The biblical admonition pertains to the church- the body of believers gathered for worship. These students are not gathered for worship, they are gathered for school, and the majority of them are probably not even believers. Additionally, these students are not yet adults, and are under your authority as their teacher in the classroom (similar to parental authority), not as their spiritual leader in a Bible study type of situation.


9. If I’m listening to a female Bible teacher and my husband walks through the room, should I turn off the program so he isn’t “taught” by the woman I’m listening to?

No, that’s not necessary. A man who overhears a female Bible teacher you’re listening to as he’s walking through the room is no more being “taught” than someone who gets a pie in the face is “eating.” He’s likely not even paying attention to it.


10. If I’m teaching a women’s Bible study and a man comes in wanting to join the class, should I stop teaching and ask him to leave? Should I put a sign on the door that says “women only”?

If you feel that a sign on the door would be helpful, then, by all means, post a sign. Usually if you advertise (on fliers, in announcements, etc.) the class as a “women’s Bible study” ahead of time, men get the picture and don’t show up.

If a man comes to your women’s Bible study and he isn’t there for another legitimate reason (such as the ones I mentioned earlier) but has come to the class seeking to be taught the Bible for himself, it would absolutely be appropriate for a female teacher to gently say something when he comes in like, “I’m sorry, but this is a women’s only class. Maybe you were looking for Joe Blow’s class down the hall?” Be kind. These days a lot of men don’t even know it’s unbiblical for a woman to teach men.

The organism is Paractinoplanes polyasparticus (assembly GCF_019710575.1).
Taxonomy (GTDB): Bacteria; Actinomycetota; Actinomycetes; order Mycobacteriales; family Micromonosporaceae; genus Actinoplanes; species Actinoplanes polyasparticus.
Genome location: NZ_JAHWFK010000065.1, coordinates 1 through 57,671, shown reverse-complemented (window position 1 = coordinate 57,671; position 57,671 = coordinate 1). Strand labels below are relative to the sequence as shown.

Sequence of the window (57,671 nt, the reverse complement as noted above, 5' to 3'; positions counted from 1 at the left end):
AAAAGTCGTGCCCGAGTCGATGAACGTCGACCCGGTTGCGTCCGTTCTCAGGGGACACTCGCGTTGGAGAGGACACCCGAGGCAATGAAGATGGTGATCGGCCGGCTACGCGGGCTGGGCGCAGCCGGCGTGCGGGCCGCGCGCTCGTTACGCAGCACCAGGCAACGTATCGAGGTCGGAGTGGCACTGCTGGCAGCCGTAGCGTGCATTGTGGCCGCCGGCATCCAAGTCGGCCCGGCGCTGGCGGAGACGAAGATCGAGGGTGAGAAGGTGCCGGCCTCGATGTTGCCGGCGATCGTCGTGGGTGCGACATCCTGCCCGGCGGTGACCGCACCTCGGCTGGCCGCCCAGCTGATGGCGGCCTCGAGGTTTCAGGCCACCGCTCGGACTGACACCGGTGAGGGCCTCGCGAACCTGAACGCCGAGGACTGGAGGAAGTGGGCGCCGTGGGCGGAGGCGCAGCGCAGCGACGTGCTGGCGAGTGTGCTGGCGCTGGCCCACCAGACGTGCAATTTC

11. What about evangelism? Can women share the gospel with men at work, among friends and family, at the store, through an outreach ministry?

Women not only can share the gospel at every opportunity, the Great Commission mandates it for every Christian. However, it is important for godly women to use caution and wisdom when interacting with men in any situation, especially one that can turn out to be very personal and emotionally intimate, as with witnessing.

My counsel would be that you’re generally OK if you’re in a public place and it’s a one time encounter (for example, witnessing to a stranger at the store). However, if we’re talking about multiple encounters – for example, a male friend or co-worker who wants to continue meeting with you over time to talk about the gospel – it might be best to meet with him a couple of times (in a public area) and then “hand him off” to your husband, pastor, elder, brother, friend, etc., for further discussion.

There are several reasons for this.

It protects your reputation. If people see you meeting with a man on an ongoing basis (especially if one or both of you are married) they can jump to the wrong conclusion, and your reputation, and Christ’s, can be sullied.

It protects your virtue. Unfortunately, some men, who have no interest in the gospel, might see your eagerness to meet with them as an opportunity to take advantage of you.

It protects both of you from temptation. A personal relationship with Christ is exactly that- personal. Discussing sin, conviction, and other matters related to salvation can lead to emotional intimacy, which can then lead to physical intimacy. You don’t want what started as a witnessing encounter to end up as sin.

When it comes to outreach ministries (for example, a meal for the homeless, followed by a group gospel presentation or Bible lesson), it’s best for a man to lead co-ed (or male only) adult groups in anything that could be construed as preaching or teaching the Bible. Not because this is in the church setting and the situation falls directly under the parameters of 1 Timothy 2:12, but because…

…there are a lot of highly visible female preachers (Joyce Meyer, Paula White, Gloria Copeland, Christine Caine, etc.) out there, all of whom are in disobedience to 1 Timothy 2:12 and teach false doctrine (usually Word of Faith/New Apostolic Reformation).

The Bible says we’re to avoid even the appearance of evil, and you don’t want to appear to be one of those women if it’s avoidable. Having a man lead the teaching helps distance you and your church from those types of sinful women and their bad theology, and sets a godly example for the people you’re ministering to.